Aug 11, 2021 07:18 PM

Opinion: Government Intervention Needed to Prevent Sexual Assaults at Work

Alibaba's office in Shenzhen, South China’s Guangdong province,in January 2018. Photo: IC Photo
Alibaba's office in Shenzhen, South China’s Guangdong province,in January 2018. Photo: IC Photo

Although police have not released the results of the investigation into the case in which an Alibaba employee stands accused of sexually assaulting a woman he worked with, Alibaba Group Holding Ltd. itself has dealt with the scandal internally.

Early Monday, Alibaba Chairman and CEO Daniel Zhang released the results of an interim internal investigation and announced changes the company will make in the wake of the case. The male employee accused of sexual assault was be dismissed and will never be employed by Alibaba again; Li Yonghe, president of intracity retail at the company, and Xu Kun, a manger in the company’s human resources department, have resigned. Judy Tong Wenhong, Alibaba’s chief people officer, was handed a demerit as punishment. This decision comes 13 days after the victim of the sexual assault called the police, and one and a half days after the scandal drew public attention.

The police are currently investigating whether the allegations of sexual assaults are true. The people involved have different stories. However, Alibaba’s preliminary investigation results that some basic facts have been established in the case.

First, the victim, a woman who worked for the company, was asked by her direct supervisor to attend a work event where she had too much to drink. Second, the victim’s direct supervisor, the male employee accused of sexual assault, was excessively intimate with the victim when she was drunk. Third, before the victim wrote about what happened to her online, she reported the incident to the relevant persons in charge, but it was not dealt with in a timely or effective manner. Fourth, after the scandal blew up online, Alibaba promptly dealt with several employees involved and promised to make changes to prevent future cases of sexual harassment.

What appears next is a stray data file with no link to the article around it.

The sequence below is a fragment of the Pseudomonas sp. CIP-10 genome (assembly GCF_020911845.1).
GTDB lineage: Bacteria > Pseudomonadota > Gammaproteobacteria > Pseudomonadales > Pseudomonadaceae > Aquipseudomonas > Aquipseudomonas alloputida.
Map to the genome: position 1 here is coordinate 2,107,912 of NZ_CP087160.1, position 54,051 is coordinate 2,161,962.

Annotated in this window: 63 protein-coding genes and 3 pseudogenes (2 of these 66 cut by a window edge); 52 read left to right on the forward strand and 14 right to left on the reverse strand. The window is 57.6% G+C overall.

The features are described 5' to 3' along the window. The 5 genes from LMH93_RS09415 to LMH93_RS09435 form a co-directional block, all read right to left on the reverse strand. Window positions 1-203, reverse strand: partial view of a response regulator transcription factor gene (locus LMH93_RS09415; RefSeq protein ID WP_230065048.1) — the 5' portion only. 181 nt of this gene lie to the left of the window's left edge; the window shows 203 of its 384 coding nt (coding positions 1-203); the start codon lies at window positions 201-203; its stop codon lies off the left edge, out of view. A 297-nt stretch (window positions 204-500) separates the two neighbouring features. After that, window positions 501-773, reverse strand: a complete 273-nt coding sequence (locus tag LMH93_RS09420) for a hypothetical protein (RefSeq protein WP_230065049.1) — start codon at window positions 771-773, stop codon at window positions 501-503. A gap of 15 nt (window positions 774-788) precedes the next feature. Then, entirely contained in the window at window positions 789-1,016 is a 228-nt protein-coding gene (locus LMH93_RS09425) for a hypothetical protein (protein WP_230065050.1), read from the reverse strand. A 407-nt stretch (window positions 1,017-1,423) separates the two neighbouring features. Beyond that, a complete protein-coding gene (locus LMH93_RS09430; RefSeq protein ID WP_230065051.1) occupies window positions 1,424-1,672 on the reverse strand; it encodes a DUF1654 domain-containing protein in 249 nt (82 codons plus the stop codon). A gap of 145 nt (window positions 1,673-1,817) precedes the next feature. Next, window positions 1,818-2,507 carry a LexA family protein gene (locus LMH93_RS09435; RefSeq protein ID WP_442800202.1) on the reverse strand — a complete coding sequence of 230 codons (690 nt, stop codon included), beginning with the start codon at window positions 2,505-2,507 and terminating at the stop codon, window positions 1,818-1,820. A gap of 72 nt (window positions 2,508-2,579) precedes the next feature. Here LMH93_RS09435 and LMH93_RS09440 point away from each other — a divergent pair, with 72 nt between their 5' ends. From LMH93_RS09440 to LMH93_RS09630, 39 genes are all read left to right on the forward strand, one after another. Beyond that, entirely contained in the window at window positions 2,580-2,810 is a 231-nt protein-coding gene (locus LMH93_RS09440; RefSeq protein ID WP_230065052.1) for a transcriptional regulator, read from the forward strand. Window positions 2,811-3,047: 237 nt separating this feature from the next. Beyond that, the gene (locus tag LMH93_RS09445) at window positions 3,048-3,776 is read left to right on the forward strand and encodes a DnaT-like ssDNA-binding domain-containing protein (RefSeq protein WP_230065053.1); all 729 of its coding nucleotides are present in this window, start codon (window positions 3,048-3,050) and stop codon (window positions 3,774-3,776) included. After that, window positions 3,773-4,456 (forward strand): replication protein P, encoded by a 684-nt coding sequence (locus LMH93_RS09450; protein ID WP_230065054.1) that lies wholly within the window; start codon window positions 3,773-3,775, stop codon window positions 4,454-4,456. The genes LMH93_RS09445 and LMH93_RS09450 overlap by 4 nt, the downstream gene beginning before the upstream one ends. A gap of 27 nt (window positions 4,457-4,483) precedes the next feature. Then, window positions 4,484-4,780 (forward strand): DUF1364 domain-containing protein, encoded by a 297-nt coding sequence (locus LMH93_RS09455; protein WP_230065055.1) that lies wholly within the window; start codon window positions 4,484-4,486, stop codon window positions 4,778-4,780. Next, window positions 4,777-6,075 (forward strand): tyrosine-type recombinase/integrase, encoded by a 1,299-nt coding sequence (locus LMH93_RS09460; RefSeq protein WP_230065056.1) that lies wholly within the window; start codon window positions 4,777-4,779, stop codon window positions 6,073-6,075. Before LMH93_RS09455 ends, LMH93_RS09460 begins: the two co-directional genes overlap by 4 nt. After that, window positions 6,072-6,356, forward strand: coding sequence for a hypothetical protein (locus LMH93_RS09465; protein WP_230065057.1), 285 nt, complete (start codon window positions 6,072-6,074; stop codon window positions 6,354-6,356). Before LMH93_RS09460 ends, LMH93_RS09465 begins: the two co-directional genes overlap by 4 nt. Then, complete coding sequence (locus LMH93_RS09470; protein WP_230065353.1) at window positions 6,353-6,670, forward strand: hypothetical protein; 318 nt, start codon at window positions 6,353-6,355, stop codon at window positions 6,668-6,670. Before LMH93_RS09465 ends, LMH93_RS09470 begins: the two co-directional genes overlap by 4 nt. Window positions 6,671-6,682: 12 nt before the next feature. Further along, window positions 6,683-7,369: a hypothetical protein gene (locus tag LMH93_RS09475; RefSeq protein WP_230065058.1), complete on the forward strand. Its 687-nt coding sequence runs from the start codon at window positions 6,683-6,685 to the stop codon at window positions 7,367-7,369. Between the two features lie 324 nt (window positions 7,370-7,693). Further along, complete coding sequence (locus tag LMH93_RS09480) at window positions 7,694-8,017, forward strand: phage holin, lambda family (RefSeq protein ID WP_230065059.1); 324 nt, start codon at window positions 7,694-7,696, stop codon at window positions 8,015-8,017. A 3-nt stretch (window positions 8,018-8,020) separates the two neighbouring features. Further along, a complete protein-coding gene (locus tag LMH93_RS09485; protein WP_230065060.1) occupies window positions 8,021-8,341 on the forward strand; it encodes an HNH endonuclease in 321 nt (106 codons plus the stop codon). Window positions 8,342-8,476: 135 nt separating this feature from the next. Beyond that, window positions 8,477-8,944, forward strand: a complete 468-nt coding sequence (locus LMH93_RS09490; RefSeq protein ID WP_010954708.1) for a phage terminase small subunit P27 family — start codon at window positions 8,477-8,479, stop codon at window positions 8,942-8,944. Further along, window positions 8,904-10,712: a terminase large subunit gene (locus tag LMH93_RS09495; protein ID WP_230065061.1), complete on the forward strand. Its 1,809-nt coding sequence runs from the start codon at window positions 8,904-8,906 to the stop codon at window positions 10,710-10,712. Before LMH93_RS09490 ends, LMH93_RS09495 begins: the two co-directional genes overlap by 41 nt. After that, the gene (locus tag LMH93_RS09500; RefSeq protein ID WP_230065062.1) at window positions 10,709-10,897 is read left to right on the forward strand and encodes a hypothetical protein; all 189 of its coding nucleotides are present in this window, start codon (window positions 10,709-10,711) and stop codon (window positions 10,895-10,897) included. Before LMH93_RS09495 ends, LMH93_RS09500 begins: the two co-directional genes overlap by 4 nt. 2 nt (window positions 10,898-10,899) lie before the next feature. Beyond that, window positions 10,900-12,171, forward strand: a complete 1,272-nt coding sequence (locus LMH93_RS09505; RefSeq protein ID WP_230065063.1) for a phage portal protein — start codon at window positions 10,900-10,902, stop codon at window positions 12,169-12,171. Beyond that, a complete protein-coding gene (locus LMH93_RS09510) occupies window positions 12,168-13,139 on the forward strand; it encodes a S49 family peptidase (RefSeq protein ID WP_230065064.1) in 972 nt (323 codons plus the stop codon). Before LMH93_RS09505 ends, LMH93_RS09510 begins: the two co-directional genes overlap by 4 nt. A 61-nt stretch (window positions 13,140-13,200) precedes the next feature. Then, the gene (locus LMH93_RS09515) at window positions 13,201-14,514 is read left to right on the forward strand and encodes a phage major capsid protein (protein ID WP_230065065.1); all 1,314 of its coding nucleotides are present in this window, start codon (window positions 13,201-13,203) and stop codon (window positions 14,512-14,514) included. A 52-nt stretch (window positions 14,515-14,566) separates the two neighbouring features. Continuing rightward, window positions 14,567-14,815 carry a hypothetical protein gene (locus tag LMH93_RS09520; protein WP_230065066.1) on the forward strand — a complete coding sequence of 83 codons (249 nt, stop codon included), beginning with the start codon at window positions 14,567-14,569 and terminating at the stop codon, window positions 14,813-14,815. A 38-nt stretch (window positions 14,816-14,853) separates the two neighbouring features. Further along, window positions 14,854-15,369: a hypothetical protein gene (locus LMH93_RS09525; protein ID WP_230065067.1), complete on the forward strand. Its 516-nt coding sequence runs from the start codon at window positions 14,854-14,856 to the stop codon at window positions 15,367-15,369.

In fact, this scandal follows a template, and is similar to many sexual harassment cases in China. Victims, under either explicit or implicit pressure, are forced into dangerous situations where they get hurt. After that, some victims choose to live with the pain and keep quiet, while others bravely stand up to fight for their rights. Aside from risking public humiliation, victims who tell their stories may not be treated well by their employers or the law. Nevertheless, if there is public pressure and basic facts have been clarified, relevant work units or competent authorities will respond and immediately deal with the case.

Of course, the Alibaba case is still special. As a large company, Alibaba is a place where many aspire to work. Whistleblowers risk losing their hard-won positions. In addition, large companies have strict management systems to prevent such cases from turning into public incidents. When incidents occur, they will be quietly “taken care of” internally. Even if they are exposed, large companies have more advantages than other enterprises in terms of setting the agenda and controlling the discussion.

But large companies also have their own particular vulnerabilities. To maintain their reputations in the face of turbulent public opinion, large companies tend to take more drastic measures when handling such cases. No employee, even upper management, is more important than the company itself.